• Huntington hasn’t been a complete savior, but he made swift and wide-reaching changes in the Pirates’ scouting and development department that have greatly improved a formerly desolate farm system in just a matter of years. When former general manager Dave Littlefield was let go at the end of the 2007 season, Baseball America had the Bucs’ minor league system at 28th in their annual rankings. This year it ranked 16th. Better drafting and a more aggressive strategy on the international market has quickly injected the organization with a bit of talent and a lot of depth.
  • Situated against the Allegheny River and flanked by the Roberto Clemente Bridge, there isn’t a better modern stadium or all-around baseball setting than what Pittsburgh has in PNC Park. Unfortunately, interest hasn’t been great. The Pirates drew 2.4 million fans in PNC’s debut season back in 2002 but they haven’t topped 1.86 million since and last year saw only 1.61 million people pass through the gates. If the 90-plus loss seasons continue, that’s not going to change.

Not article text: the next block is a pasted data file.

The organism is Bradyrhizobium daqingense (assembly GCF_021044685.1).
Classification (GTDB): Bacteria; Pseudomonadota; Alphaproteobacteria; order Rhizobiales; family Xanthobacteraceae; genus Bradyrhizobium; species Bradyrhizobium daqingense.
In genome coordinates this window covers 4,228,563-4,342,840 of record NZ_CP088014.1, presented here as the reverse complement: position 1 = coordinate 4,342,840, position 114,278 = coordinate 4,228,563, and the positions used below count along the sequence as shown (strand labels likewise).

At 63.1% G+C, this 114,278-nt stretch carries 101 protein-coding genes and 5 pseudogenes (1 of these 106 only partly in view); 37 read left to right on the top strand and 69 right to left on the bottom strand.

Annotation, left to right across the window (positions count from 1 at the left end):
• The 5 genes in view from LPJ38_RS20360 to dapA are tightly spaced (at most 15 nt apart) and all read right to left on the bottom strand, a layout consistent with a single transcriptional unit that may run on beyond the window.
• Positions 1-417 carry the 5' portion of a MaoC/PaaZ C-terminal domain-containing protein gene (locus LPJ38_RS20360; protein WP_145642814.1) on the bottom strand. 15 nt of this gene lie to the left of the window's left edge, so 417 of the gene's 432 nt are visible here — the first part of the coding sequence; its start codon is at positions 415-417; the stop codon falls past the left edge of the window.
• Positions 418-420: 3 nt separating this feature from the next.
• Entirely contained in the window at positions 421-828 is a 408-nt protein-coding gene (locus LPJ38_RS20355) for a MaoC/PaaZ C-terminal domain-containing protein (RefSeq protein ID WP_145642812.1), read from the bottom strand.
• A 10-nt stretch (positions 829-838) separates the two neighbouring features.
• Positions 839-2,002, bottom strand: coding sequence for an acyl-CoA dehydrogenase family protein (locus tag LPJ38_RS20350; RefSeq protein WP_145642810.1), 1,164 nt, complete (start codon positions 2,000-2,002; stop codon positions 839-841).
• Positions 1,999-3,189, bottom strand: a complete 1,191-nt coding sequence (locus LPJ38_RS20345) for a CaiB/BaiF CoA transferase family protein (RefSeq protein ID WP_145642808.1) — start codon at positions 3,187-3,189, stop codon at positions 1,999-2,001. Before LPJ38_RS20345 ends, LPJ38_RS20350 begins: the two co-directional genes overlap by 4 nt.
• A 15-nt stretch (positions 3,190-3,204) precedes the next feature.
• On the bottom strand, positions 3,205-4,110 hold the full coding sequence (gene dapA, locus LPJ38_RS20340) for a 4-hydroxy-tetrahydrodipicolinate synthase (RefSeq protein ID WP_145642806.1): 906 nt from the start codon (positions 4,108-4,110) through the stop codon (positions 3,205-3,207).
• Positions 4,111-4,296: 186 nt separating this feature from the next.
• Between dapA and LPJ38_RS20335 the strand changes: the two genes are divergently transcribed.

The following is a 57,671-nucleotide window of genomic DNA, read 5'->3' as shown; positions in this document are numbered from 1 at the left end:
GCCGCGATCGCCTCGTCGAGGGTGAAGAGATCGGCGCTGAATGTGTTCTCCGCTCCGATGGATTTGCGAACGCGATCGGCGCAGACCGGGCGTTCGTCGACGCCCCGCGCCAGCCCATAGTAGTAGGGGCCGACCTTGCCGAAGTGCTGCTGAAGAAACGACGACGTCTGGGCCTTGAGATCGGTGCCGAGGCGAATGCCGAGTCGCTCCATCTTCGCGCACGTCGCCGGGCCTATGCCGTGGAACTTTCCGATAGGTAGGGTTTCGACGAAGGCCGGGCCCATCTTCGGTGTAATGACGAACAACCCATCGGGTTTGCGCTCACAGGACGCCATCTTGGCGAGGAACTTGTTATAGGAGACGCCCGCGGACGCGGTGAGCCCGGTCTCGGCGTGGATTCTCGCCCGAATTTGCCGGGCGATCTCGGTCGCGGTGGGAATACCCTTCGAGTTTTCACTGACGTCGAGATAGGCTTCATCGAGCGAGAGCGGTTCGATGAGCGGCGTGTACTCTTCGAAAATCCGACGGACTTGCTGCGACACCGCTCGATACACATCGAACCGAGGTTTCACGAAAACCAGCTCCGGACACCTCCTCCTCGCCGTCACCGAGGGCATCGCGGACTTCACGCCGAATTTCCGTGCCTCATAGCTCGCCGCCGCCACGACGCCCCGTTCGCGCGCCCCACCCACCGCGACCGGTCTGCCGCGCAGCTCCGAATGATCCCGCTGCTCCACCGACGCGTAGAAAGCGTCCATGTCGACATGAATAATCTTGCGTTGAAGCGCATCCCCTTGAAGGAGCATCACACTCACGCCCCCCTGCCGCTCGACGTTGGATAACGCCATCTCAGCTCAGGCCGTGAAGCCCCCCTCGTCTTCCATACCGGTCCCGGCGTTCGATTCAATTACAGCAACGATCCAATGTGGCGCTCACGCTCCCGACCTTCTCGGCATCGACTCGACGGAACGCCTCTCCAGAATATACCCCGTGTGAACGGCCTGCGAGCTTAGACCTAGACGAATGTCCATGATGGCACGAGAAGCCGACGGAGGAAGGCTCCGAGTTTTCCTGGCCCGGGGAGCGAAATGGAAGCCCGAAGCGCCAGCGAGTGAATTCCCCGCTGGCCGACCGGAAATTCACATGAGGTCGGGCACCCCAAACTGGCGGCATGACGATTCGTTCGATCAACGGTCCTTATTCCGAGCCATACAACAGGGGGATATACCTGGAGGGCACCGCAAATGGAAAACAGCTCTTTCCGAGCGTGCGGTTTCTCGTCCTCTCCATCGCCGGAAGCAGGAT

• McCutchen, Alvarez and Tabata won’t be left alone this season to produce runs. Neil Walker came into his own at the age of 24 last year at Triple-A, posting a .951 OPS, 18 doubles and six homers across 43 games before the Pirates took notice in May and called him up to the big leagues. He continued punishing balls in the majors and will open the 2011 campaign as Pittsburgh’s starting second baseman. Our guess is he’ll make Bucs fans quickly forget about Freddy Sanchez.

So how are they gonna do?

About as bad as they did last year. The Pirates have a pair of hard-throwing relievers at the back end of their bullpen in Joel Hanrahan and Evan Meek, but getting leads to those two is going to be tough with a starting rotation that still lacks depth. McCutchen, Alvarez, Tabata and Walker will continue making strides, but the Bucs drop close to 100 games again and finish last in the National League Central.